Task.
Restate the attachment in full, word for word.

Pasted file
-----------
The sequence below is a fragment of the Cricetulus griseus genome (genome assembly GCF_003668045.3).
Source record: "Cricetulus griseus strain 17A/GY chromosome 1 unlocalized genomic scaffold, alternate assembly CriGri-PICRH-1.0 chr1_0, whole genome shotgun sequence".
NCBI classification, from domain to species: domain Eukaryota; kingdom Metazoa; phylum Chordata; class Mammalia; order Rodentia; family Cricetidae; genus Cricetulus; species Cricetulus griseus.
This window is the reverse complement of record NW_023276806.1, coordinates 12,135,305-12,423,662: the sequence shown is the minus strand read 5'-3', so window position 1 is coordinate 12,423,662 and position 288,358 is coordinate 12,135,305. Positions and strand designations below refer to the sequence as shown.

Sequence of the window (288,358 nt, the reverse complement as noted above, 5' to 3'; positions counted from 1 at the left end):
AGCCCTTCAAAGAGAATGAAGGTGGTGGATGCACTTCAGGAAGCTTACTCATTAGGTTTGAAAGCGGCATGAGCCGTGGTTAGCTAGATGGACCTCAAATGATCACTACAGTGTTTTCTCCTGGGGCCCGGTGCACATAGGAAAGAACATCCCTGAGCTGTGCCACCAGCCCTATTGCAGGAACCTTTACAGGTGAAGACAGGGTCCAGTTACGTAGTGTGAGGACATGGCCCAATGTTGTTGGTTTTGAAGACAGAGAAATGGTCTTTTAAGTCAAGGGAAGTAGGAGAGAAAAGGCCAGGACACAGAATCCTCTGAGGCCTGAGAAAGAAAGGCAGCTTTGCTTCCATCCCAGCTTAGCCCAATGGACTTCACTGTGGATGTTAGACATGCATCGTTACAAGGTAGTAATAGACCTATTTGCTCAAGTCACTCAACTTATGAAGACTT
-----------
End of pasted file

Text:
The sequence below is a fragment of the Cricetulus griseus genome (genome assembly GCF_003668045.3).
Source record: "Cricetulus griseus strain 17A/GY chromosome 1 unlocalized genomic scaffold, alternate assembly CriGri-PICRH-1.0 chr1_0, whole genome shotgun sequence".
NCBI classification, from domain to species: domain Eukaryota; kingdom Metazoa; phylum Chordata; class Mammalia; order Rodentia; family Cricetidae; genus Cricetulus; species Cricetulus griseus.
This window is the reverse complement of record NW_023276806.1, coordinates 12,135,305-12,423,662: the sequence shown is the minus strand read 5'-3', so window position 1 is coordinate 12,423,662 and position 288,358 is coordinate 12,135,305. Positions and strand designations below refer to the sequence as shown.

Sequence of the window (288,358 nt, the reverse complement as noted above, 5' to 3'; positions counted from 1 at the left end):
AGCCCTTCAAAGAGAATGAAGGTGGTGGATGCACTTCAGGAAGCTTACTCATTAGGTTTGAAAGCGGCATGAGCCGTGGTTAGCTAGATGGACCTCAAATGATCACTACAGTGTTTTCTCCTGGGGCCCGGTGCACATAGGAAAGAACATCCCTGAGCTGTGCCACCAGCCCTATTGCAGGAACCTTTACAGGTGAAGACAGGGTCCAGTTACGTAGTGTGAGGACATGGCCCAATGTTGTTGGTTTTGAAGACAGAGAAATGGTCTTTTAAGTCAAGGGAAGTAGGAGAGAAAAGGCCAGGACACAGAATCCTCTGAGGCCTGAGAAAGAAAGGCAGCTTTGCTTCCATCCCAGCTTAGCCCAATGGACTTCACTGTGGATGTTAGACATGCATCGTTACAAGGTAGTAATAGACCTATTTGCTCAAGTCACTCAACTTATGAAGACTT